Instructional Summary

ADPIE of Hypertension
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Clinical Manifestations AKA Symptoms

  • HTN is a lanthanic or silent disease because it is frequently asymptomatic until it becomes severe and target-organ disease occurs.

  • Target-organ diseases occur in the heart (hypertensive heart disease), brain (cerebrovascular disease), peripheral vasculature (peripheral vascular disease), kidney (nephron-sclerosis), and eyes (retinal damage).

VIDEO: Hypertension Signs & Symptoms

Possible Complications & Risk Factors

  • Hypertension is a major risk factor for coronary artery disease (CAD).

  • Sustained high BP increases the cardiac workload and produces left ventricular hypertrophy (LVH). Progressive LVH, especially in association with CAD, is associated with the development of heart failure.

  • Hypertension is a major risk factor for cerebral atherosclerosis and stroke.

  • Hypertension speeds up the process of atherosclerosis in the peripheral blood vessels, leading to the development of peripheral vascular disease, aortic aneurysm, and aortic dissection.

  • Intermittent claudication (ischemic muscle pain precipitated by activity and relieved with rest) is a classic symptom of peripheral vascular disease involving the arteries.

  • Hypertension is one of the leading causes of end-stage renal disease. The earliest manifestation of renal dysfunction is usually nocturia.

  • The retina provides important information about the severity and duration of hypertension. Damage to retinal vessels provides an indication of concurrent vessel damage in the heart, brain, and kidney. Manifestations of severe retinal damage include blurring of vision, retinal hemorrhage, and loss of vision.

Lab Tests & Diagnostic Tests

  • The diagnosis of hypertension is not based on a single elevated reading (if <80/110 mm Hg) but requires several elevated readings over several weeks.

  • Routine urinalysis and serum creatinine levels are used to screen for renal involvement and to provide baseline information about kidney function.

  • Measurement of serum electrolytes, especially potassium levels, is done to detect hyperaldosteronism, a cause of secondary hypertension.

  • Blood glucose levels assist in the diagnosis of diabetes mellitus.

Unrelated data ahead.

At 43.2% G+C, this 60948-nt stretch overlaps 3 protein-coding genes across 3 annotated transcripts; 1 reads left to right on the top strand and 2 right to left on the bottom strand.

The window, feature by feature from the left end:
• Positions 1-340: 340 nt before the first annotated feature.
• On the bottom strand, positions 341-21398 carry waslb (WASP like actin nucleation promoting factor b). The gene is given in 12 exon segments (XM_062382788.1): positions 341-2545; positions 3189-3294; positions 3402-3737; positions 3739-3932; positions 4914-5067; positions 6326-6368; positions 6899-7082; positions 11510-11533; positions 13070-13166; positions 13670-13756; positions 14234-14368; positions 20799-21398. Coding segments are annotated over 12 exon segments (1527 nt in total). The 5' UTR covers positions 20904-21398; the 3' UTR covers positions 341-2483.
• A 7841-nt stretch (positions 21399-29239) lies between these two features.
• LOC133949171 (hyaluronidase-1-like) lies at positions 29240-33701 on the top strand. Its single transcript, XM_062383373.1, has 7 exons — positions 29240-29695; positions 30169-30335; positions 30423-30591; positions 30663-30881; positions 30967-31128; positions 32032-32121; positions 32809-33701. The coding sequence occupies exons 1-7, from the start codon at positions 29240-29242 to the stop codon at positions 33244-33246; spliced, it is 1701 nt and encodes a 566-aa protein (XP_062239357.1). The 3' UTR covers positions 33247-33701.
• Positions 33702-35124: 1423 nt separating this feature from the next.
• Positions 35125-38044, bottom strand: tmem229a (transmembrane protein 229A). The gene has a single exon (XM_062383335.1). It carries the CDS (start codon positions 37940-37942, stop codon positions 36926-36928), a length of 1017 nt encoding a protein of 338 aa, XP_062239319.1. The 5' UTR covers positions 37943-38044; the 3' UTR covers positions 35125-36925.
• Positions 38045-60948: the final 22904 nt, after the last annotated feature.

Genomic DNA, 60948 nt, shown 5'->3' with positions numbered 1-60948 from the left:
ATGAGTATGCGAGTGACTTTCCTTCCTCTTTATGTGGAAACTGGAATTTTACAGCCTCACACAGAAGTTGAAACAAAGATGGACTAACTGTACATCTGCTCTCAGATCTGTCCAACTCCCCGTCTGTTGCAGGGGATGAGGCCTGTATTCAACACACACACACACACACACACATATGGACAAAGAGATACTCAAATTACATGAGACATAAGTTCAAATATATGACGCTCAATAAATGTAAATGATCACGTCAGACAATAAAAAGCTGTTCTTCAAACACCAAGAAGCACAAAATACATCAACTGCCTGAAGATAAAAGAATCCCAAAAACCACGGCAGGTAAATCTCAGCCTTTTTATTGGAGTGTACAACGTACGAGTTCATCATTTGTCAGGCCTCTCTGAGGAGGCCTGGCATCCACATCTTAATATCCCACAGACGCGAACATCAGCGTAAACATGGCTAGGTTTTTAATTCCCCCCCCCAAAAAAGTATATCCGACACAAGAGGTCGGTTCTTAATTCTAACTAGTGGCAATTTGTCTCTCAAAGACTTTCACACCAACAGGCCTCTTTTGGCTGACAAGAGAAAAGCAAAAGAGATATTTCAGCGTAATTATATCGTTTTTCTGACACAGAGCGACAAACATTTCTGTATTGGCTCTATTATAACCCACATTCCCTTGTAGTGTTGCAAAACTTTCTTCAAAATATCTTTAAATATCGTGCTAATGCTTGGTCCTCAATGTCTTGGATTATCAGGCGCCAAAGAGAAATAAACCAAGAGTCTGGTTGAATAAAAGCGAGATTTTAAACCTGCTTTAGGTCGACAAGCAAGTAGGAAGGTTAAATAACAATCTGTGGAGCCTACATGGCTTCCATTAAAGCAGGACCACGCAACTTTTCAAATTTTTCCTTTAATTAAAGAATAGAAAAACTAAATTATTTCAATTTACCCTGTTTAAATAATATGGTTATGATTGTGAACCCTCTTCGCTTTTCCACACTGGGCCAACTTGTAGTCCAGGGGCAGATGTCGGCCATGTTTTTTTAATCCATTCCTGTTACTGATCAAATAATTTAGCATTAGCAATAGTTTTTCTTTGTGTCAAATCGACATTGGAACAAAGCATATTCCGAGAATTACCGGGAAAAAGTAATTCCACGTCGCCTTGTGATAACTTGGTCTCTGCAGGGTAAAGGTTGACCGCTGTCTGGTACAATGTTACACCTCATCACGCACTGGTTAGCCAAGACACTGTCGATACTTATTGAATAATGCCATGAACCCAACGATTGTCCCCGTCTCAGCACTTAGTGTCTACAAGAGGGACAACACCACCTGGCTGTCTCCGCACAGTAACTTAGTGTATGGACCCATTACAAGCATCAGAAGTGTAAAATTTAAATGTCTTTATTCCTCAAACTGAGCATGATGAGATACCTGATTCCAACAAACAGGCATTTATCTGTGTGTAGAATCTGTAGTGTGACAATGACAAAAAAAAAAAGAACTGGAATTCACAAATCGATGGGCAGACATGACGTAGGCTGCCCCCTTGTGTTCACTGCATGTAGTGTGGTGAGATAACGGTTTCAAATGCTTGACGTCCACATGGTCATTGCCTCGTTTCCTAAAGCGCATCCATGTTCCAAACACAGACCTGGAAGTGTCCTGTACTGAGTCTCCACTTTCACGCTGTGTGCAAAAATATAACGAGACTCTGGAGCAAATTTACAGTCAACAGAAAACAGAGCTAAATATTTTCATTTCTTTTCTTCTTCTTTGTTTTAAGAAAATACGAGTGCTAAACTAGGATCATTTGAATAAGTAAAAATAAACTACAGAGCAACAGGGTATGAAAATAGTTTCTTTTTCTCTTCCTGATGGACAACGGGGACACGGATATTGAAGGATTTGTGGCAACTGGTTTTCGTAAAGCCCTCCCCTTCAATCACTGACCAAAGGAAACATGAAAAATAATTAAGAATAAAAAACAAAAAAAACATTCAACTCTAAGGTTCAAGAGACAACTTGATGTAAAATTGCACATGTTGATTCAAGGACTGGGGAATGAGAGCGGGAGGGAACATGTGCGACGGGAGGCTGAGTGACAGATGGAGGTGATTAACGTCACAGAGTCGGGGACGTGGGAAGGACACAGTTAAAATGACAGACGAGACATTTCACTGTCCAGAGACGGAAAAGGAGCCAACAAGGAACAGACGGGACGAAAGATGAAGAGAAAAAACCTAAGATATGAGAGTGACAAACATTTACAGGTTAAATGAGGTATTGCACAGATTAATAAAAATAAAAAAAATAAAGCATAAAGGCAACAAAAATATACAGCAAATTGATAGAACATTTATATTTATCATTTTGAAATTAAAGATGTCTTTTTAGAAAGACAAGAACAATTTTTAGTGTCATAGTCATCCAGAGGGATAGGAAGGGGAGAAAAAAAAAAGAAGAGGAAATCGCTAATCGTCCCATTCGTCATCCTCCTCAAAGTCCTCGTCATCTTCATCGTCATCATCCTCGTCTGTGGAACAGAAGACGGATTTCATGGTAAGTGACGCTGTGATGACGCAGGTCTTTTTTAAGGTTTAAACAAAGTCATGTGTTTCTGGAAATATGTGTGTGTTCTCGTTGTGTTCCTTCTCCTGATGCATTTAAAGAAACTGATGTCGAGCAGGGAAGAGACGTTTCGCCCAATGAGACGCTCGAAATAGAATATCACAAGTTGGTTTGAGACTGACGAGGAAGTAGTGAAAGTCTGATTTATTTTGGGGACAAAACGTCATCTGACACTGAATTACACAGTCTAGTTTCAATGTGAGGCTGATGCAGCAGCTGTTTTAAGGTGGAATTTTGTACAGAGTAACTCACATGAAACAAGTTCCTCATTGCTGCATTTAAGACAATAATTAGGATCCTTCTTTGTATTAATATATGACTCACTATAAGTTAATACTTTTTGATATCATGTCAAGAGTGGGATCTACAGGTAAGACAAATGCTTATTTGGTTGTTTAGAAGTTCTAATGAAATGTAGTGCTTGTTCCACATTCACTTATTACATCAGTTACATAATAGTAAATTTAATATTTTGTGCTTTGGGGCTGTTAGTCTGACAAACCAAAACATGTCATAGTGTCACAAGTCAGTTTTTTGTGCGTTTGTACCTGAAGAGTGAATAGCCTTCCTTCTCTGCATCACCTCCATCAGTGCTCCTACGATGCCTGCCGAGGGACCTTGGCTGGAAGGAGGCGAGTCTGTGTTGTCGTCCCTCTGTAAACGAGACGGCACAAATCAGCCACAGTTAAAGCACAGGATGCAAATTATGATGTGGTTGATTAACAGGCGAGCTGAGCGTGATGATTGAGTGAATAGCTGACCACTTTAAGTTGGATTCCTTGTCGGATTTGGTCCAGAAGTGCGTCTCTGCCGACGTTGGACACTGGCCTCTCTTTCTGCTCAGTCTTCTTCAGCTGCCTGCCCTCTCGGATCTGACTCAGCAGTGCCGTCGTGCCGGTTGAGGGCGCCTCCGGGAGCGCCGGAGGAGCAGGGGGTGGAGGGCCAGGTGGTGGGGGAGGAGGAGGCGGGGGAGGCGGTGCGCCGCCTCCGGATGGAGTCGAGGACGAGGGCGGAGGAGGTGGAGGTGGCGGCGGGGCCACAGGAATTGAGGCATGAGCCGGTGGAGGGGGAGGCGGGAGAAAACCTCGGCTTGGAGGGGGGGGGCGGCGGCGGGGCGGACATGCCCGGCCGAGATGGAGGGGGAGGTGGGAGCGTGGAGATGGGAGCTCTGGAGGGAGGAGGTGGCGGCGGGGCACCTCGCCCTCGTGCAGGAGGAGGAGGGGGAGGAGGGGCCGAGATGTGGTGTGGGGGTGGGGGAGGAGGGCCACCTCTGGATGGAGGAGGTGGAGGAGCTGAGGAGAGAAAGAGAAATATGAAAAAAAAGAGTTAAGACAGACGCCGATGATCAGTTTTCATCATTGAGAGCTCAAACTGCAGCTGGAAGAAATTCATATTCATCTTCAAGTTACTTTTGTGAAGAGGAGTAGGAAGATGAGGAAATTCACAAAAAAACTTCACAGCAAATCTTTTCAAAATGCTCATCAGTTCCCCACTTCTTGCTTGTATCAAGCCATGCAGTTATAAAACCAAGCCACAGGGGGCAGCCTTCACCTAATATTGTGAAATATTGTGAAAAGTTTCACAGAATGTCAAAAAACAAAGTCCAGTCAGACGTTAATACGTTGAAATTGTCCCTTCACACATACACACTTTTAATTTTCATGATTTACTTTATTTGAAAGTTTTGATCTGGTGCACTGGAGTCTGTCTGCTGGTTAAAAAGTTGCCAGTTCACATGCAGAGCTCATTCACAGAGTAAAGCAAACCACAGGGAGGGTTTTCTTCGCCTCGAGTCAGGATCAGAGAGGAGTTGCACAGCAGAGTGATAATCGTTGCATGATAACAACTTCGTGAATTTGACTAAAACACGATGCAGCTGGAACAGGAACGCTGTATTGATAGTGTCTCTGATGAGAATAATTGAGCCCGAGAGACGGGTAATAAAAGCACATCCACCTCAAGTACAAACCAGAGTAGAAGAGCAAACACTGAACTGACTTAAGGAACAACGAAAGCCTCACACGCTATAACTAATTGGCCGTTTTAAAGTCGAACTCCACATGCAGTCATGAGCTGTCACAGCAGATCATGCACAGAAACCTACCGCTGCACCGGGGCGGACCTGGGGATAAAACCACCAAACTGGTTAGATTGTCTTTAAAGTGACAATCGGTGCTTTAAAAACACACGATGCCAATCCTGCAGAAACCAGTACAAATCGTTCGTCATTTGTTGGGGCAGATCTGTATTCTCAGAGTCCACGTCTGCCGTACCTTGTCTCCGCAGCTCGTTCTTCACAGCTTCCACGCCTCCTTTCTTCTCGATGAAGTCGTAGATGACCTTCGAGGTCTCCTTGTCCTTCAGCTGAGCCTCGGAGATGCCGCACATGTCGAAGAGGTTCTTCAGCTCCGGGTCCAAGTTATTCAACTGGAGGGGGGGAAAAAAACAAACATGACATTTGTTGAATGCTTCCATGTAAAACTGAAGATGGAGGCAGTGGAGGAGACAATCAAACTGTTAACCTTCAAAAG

• Lipid profile provides information about additional risk factors that predispose to atherosclerosis and cardiovascular disease.

  • ECG and echocardiography provide information about cardiac status.

  • Ambulatory blood pressure monitoring is a noninvasive, fully automated system that measures BP at preset intervals over a 24-hour period.

    • Some patients with hypertension do not show a normal, nocturnal dip in BP and are referred to as “nondippers.”

    • The absence of diurnal variability has been associated with more target-organ damage and an increased risk for cardiovascular events. The presence or absence of diurnal variability can be determined by continuous ambulatory BP monitoring.

Collaborative Care Treatment Goals

  • Treatment goals are to lower BP to less than 140 mm Hg systolic and less than 90 mm Hg diastolic for most persons with hypertension (less than 130 mm Hg systolic and less than 80 mm Hg diastolic for those with diabetes mellitus and chronic kidney disease).   

  • Hypertension Canada has identified a number of key recommendations for the treatment of hypertension and updates them annually.  

  • Lifestyle modifications are indicated for all patients with hypertension, and include the following:

    • Dietary changes: The Dietary Approaches to Stop Hypertension (DASH) eating plan emphasizes fruits, vegetables, and low-fat dairy products; dietary and soluble fibre; and whole grains and protein from plant sources and that is reduced in saturated fat and cholesterol. The DASH diet significantly lowers BP. Dietary management also includes restriction of sodium, maintenance of potassium, calcium, and magnesium.